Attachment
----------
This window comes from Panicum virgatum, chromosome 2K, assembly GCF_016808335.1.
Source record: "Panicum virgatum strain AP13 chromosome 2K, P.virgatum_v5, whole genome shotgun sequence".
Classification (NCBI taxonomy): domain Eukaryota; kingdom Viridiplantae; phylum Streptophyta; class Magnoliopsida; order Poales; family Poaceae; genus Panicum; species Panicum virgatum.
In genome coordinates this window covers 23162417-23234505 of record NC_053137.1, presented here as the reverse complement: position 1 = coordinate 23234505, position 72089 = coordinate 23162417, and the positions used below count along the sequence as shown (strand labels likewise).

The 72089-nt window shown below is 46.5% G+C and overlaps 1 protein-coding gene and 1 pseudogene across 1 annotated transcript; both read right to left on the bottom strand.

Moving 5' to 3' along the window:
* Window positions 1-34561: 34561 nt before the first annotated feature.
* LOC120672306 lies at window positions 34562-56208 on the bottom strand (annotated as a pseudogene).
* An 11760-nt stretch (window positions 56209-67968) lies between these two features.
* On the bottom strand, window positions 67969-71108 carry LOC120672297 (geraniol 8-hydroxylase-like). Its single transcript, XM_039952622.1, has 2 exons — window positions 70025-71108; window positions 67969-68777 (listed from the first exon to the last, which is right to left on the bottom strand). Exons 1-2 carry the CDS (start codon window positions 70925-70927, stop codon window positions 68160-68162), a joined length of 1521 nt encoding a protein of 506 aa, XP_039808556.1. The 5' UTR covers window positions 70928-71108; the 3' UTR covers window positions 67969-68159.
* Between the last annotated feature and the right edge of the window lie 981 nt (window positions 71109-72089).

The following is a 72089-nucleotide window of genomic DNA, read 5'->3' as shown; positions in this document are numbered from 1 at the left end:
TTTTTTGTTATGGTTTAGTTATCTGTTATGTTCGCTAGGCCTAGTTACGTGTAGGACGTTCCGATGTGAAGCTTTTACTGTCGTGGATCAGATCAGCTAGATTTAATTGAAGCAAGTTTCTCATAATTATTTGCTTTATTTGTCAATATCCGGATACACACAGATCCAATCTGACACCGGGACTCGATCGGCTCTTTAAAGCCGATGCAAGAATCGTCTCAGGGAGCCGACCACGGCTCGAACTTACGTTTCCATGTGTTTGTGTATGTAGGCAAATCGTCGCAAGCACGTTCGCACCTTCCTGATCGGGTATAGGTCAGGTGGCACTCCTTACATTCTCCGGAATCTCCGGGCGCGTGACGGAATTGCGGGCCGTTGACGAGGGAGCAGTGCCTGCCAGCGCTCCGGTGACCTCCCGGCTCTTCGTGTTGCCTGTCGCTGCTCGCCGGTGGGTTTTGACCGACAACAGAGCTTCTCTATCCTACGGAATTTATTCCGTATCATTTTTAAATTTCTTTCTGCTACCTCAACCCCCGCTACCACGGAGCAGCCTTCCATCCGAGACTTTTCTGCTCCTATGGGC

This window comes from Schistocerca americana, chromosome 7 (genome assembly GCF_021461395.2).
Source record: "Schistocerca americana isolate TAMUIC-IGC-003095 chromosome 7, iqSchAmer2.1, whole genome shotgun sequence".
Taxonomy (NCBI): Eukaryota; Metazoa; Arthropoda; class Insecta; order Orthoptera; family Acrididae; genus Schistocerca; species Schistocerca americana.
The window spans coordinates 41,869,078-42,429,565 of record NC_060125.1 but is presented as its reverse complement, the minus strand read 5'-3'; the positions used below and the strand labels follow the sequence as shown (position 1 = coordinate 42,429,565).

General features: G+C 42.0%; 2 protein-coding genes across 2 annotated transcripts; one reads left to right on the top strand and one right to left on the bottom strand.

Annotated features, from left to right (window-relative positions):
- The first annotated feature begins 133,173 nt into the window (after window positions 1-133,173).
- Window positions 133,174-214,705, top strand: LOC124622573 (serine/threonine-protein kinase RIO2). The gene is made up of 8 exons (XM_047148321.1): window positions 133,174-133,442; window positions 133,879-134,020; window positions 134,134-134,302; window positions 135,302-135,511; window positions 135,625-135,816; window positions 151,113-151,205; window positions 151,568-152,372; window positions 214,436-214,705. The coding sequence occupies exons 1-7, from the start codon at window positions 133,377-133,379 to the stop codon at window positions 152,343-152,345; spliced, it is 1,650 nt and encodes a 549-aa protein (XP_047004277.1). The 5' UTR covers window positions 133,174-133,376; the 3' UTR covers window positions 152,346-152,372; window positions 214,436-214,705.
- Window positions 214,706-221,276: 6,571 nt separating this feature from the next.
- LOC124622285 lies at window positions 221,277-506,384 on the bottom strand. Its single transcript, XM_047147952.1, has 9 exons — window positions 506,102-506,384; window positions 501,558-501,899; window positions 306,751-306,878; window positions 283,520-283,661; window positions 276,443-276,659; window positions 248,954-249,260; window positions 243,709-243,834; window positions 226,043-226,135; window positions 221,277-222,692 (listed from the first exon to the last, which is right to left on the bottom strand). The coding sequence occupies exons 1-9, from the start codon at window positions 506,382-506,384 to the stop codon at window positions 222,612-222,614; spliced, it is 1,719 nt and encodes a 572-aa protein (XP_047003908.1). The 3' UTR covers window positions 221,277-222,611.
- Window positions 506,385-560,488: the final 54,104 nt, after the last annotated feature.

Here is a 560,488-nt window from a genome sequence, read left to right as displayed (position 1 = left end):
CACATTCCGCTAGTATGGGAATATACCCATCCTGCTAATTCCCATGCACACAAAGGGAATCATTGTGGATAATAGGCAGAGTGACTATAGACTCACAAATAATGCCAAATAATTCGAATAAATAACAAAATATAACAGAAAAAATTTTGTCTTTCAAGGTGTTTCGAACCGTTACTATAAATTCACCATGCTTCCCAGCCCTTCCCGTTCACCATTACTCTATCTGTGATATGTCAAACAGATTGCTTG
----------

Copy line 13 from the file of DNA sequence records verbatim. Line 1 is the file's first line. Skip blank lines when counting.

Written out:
TTTTTTGTTATGGTTTAGTTATCTGTTATGTTCGCTAGGCCTAGTTACGTGTAGGACGTTCCGATGTGAAGCTTTTACTGTCGTGGATCAGATCAGCTAGATTTAATTGAAGCAAGTTTCTCATAATTATTTGCTTTATTTGTCAATATCCGGATACACACAGATCCAATCTGACACCGGGACTCGATCGGCTCTTTAAAGCCGATGCAAGAATCGTCTCAGGGAGCCGACCACGGCTCGAACTTACGTTTCCATGTGTTTGTGTATGTAGGCAAATCGTCGCAAGCACGTTCGCACCTTCCTGATCGGGTATAGGTCAGGTGGCACTCCTTACATTCTCCGGAATCTCCGGGCGCGTGACGGAATTGCGGGCCGTTGACGAGGGAGCAGTGCCTGCCAGCGCTCCGGTGACCTCCCGGCTCTTCGTGTTGCCTGTCGCTGCTCGCCGGTGGGTTTTGACCGACAACAGAGCTTCTCTATCCTACGGAATTTATTCCGTATCATTTTTAAATTTCTTTCTGCTACCTCAACCCCCGCTACCACGGAGCAGCCTTCCATCCGAGACTTTTCTGCTCCTATGGGC